Iraq’s salvation lies in letting it break apart
The partition of Iraq into separate Kurdish, Sunni and Shi’ite
areas is the only route to peace, writes Peter Galbraith
Extract* Published in
The Sunday Times July 16, 2006
As horrific sectarian fighting unfolded early this year after the bombing of the
Askariya shrine in Samarra, I was staying in the Baghdad headquarters of
Kurdistan’s president, Massoud Barzani, putting the finishing touches to my book
on the future of Iraq.
Because of the headquarters’ central location in the fortified green zone,
Iraq’s leaders gathered there to discuss the crisis. It was clear they saw it as
a civil war.
As if to underline the point, three 9ft Katyusha rockets landed in close
proximity to Barzani’s house while I was writing. Fortunately, the closest one —
some 20 yards from me — was a dud.
The daily body count in Baghdad then was averaging 40, with many corpses found
with eyes gouged out, flesh drilled and other marks of beastly torture. By last
week it had risen to 60.
There is no good solution to the mess in Iraq. The country has broken up. The
United States cannot put it back together again and cannot stop the civil war.
The conventional wisdom holds that Iraq’s break-up would be destabilizing and
should be avoided at all costs. Looking at Iraq’s dismal history since Britain
cobbled it together from three Ottoman provinces at the end of the first world
war, it should be apparent that it is the effort to hold Iraq together that has
Pursuit of a coerced unity under Sunni-Arab domination — from the first
British-installed king to the end of the Saddam Hussein dictatorship in 2003 —
has led to endless violence, repression and genocide.
I do not believe it is possible in the long run to force people living in a
geographically defined area to remain part of a state against their will.
Certainly Iraq’s Kurds will never reconcile themselves to being part of Iraq.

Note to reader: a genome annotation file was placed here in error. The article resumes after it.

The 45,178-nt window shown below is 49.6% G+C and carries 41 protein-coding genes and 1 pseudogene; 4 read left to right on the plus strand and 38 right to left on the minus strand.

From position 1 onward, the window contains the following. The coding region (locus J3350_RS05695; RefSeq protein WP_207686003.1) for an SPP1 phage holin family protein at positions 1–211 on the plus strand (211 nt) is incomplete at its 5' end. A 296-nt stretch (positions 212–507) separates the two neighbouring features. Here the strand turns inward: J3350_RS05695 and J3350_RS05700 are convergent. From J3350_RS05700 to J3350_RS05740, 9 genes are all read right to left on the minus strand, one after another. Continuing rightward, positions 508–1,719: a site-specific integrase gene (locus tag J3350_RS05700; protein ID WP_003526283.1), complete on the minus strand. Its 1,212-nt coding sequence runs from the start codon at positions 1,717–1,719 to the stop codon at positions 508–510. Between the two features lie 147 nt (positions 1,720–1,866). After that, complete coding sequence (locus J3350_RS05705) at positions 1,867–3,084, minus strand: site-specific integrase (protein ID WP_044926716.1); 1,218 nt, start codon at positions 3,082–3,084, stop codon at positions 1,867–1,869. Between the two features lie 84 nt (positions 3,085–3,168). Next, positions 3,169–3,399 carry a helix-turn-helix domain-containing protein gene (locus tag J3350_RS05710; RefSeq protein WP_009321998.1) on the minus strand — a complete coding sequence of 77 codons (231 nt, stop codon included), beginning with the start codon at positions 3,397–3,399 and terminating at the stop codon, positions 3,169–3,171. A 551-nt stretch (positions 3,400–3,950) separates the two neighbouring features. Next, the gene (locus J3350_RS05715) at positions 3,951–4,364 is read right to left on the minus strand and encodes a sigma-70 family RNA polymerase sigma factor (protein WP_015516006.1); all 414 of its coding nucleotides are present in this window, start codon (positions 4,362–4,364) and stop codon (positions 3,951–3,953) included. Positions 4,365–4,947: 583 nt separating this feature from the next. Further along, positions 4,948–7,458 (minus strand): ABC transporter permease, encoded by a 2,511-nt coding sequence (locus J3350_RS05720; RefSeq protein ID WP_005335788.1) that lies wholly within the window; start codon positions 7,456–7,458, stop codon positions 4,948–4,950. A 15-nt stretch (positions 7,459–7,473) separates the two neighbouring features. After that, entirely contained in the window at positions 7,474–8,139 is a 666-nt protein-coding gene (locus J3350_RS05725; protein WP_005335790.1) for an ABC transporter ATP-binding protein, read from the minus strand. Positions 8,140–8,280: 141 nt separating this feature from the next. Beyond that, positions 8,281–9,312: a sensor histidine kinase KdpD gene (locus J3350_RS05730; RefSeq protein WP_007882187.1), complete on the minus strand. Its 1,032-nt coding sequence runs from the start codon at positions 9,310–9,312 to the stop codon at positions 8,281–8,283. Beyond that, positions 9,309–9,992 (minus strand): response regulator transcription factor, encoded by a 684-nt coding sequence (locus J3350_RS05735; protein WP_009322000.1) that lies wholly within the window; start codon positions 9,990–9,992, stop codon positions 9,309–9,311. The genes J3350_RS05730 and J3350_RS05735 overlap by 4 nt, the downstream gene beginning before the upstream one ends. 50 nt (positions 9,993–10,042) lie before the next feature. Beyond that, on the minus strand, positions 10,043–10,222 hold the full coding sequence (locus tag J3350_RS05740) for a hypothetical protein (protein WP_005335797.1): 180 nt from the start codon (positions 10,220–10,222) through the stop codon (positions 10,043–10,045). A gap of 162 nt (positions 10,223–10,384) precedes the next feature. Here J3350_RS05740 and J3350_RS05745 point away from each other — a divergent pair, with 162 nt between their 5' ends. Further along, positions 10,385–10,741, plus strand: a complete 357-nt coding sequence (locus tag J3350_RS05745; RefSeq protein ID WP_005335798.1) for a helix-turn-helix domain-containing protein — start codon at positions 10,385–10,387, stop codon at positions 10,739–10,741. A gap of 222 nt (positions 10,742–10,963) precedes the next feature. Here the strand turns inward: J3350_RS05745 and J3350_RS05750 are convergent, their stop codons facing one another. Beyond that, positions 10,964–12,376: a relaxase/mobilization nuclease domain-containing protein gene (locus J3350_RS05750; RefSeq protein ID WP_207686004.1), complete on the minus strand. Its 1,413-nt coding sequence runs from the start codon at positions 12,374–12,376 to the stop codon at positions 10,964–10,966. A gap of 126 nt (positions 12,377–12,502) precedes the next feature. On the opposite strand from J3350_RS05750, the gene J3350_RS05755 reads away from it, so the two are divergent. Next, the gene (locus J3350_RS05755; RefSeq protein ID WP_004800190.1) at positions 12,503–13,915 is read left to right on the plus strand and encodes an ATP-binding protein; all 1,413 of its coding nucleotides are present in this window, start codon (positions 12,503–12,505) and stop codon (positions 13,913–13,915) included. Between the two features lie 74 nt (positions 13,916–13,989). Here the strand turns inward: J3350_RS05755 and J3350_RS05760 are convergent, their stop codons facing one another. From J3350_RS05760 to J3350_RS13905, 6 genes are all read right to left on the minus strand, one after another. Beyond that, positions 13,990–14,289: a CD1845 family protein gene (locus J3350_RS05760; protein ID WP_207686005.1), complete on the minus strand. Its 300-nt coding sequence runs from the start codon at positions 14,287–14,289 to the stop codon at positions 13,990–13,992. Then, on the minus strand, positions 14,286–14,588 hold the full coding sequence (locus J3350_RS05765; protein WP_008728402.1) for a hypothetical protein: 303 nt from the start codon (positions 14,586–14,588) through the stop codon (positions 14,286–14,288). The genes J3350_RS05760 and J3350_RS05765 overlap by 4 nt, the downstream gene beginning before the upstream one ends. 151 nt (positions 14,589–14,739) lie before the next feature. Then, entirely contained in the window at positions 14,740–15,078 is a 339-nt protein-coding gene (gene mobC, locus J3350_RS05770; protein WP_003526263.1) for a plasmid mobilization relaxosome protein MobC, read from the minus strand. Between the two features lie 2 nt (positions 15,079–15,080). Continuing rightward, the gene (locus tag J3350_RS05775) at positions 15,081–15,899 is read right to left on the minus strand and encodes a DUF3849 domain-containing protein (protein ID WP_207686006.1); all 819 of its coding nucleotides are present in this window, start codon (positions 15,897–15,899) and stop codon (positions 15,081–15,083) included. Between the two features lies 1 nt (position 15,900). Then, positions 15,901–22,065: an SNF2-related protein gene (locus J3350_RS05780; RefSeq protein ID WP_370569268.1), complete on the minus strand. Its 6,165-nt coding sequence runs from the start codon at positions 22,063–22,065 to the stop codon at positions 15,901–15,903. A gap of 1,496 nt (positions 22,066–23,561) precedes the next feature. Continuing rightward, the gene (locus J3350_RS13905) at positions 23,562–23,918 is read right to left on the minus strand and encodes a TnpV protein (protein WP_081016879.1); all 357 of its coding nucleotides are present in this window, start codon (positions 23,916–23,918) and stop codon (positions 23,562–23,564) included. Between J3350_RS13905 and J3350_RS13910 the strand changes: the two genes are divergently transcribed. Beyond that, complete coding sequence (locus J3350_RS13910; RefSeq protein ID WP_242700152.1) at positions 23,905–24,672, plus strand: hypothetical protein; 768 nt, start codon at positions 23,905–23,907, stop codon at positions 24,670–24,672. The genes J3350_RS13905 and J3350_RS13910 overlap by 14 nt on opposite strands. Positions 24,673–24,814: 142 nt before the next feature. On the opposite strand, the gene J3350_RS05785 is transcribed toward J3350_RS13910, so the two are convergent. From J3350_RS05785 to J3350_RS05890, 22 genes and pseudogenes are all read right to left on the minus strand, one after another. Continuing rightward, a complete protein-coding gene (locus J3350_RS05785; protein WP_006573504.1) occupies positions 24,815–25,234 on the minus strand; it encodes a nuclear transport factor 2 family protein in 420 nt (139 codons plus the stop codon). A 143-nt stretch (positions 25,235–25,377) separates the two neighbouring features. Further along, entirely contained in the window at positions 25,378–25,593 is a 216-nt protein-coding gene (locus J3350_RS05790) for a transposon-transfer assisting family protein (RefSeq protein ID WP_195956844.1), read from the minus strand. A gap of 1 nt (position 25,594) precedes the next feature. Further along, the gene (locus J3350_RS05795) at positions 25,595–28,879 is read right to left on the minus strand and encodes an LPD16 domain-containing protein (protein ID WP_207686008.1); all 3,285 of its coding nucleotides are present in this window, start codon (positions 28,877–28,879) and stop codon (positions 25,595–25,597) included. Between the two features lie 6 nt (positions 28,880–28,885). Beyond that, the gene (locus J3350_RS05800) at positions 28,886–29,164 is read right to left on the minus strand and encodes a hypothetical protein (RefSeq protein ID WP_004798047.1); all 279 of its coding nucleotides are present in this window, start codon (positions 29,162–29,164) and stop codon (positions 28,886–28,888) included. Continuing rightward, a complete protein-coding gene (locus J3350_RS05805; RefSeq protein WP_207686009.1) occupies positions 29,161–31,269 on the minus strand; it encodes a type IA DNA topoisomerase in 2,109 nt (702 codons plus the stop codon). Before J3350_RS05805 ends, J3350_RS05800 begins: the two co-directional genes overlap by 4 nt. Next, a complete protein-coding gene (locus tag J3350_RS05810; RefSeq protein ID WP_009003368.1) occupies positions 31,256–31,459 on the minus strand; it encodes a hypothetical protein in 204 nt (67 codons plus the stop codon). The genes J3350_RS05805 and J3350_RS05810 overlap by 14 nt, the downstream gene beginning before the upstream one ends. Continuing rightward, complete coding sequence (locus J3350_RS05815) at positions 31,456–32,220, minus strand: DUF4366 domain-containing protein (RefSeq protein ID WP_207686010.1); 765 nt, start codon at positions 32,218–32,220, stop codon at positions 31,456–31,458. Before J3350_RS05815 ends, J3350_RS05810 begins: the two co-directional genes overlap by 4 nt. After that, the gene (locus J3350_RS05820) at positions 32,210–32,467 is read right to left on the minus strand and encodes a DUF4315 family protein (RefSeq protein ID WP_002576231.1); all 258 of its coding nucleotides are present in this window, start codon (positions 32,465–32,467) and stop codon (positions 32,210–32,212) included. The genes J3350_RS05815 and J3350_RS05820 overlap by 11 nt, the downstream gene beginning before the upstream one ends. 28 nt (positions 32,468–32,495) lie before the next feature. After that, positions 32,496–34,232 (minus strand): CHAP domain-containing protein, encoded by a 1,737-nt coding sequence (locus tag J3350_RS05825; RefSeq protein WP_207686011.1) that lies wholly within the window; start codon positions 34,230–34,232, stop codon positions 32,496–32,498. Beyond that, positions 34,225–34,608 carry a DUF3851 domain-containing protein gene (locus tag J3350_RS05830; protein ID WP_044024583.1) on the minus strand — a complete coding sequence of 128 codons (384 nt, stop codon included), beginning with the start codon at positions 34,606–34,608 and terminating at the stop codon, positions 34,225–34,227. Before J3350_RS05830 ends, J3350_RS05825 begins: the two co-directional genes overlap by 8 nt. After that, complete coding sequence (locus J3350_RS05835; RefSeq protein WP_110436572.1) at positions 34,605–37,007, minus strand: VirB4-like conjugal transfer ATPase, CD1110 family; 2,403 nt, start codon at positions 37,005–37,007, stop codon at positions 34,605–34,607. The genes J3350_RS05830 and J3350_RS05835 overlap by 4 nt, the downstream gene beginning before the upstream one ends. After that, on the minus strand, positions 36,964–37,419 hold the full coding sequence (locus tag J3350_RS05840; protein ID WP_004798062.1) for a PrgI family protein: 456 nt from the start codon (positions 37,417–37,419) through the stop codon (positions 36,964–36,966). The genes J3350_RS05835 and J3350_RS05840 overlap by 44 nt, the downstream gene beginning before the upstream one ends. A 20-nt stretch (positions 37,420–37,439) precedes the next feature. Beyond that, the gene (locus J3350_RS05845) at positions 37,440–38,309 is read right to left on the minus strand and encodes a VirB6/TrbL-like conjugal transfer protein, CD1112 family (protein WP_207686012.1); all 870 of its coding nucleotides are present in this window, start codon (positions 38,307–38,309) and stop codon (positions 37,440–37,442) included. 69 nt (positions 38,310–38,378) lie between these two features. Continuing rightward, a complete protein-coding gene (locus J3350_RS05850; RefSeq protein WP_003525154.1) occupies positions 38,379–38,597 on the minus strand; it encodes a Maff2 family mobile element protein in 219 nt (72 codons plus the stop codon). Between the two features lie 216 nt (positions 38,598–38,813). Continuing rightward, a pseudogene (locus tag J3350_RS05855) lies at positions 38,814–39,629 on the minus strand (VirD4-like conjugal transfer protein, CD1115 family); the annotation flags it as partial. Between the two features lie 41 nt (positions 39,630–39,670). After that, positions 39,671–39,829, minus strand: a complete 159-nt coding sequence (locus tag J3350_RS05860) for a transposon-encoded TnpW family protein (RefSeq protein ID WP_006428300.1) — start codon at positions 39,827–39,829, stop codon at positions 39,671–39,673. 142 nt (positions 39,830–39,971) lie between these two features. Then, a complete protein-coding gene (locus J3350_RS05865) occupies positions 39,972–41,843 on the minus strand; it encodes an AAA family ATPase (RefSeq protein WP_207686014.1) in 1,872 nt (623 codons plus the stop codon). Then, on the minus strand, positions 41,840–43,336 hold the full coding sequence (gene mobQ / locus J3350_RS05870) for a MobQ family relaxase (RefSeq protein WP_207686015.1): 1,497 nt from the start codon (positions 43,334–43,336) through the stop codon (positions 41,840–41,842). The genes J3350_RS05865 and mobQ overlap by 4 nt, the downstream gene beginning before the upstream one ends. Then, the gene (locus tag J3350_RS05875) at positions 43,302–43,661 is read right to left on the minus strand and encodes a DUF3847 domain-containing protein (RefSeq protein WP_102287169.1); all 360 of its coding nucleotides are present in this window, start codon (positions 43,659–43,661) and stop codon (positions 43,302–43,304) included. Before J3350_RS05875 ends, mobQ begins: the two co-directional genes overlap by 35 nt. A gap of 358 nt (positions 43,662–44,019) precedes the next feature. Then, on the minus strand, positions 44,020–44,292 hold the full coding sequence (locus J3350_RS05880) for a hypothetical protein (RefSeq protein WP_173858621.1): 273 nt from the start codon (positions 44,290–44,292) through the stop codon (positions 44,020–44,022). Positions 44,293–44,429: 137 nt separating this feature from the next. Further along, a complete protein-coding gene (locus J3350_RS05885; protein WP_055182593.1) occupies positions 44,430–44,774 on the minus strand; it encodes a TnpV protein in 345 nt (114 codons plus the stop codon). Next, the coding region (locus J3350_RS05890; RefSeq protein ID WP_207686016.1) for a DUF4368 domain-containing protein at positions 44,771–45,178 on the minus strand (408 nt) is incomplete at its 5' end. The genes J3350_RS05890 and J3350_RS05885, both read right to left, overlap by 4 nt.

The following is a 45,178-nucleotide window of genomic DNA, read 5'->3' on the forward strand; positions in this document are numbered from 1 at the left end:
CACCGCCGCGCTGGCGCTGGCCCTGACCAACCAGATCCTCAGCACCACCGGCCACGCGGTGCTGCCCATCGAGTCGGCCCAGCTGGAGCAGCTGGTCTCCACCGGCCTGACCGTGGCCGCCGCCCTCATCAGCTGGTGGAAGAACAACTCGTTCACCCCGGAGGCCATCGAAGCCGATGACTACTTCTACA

Under these circumstances I believe that a managed amicable divorce is in the
best interests of the peoples of Iraq and will hasten American and British
At the beginning of this year the Bush administration invested heavily in
diplomatic efforts aimed at forming a national unity government that included
the Shi’ites, Kurds, Sunni Arabs and secularists. It took until late April to
agree on a prime minister, president, two vice-presidents and the speaker of the
parliament. Because of its internal tensions, the government is not likely to
function very well. Even if it does, what will it govern?
Not Kurdistan: the regional government insists on its constitutional authority
to run its region. Baghdad ministries are not allowed to open offices there.
Not the Shi’ite south: it is run by a patchwork of municipal and governorate
officials who front for the clerics, religious parties and militias that are the
real power in the region.
Not the Sunni-Arab heartland: it is a battleground. The American military,
assisted by Shi’ite troops, are at war with insurgents and foreign terrorists.
Many Sunni Arabs despise both sides of this battle, but it does not mean that
they will accept the authority of a Shi’ite-led national government which they
see as installed by the Americans and aligned with Iran.
Not Baghdad, at least outside the green zone: Iraq’s capital is a city of armed
camps. Wealthy Iraqis maintain private armies for security. Although most of
Iraq’s ministries are outside the green zone, many ministers live inside it.
Most rarely go to their offices and spend their days visiting colleagues in the
zone. There is much talk at the highest levels of Iraq’s government — but little
The situation should be blindingly obvious to the top US officials who visit.
After three years of occupation they cannot leave the green zone or even move
within the zone without a security detail the size of a small army.
Even when America and Britain had full legal authority in Iraq in 2003 and 2004,
they did nothing to arrest the break-up of the country.
In the south they allowed the Shi’ite clergy and religious parties to take power
and to build their Islamic states. While saying that Kurdistan should rejoin
Iraq, America did nothing to reduce any part of Kurdistan’s autonomy. While
outlawing armed forces that were not part of the Iraqi army, the coalition
allowed militias to proliferate.
If the coalition could not prevent Iraq’s unraveling when it was fully in charge
of the country, it is illogical now to put all the emphasis on building strong
national institutions, such as a single Iraqi army and powerful central
government, when American influence is much diminished.
How could a divorce be carried through? Arab Iraqi leaders have told me
privately that they accept Kurdistan’s right to self-determination. Some seem to
prefer that Kurdistan should leave, having grown weary of its refusal to make
any concessions to a shared state. With settled borders, the split between
Kurdistan and Arab Iraq could be more like Czechoslovakia’s velvet divorce than
Turkey — with many Kurds living within its borders — has long been considered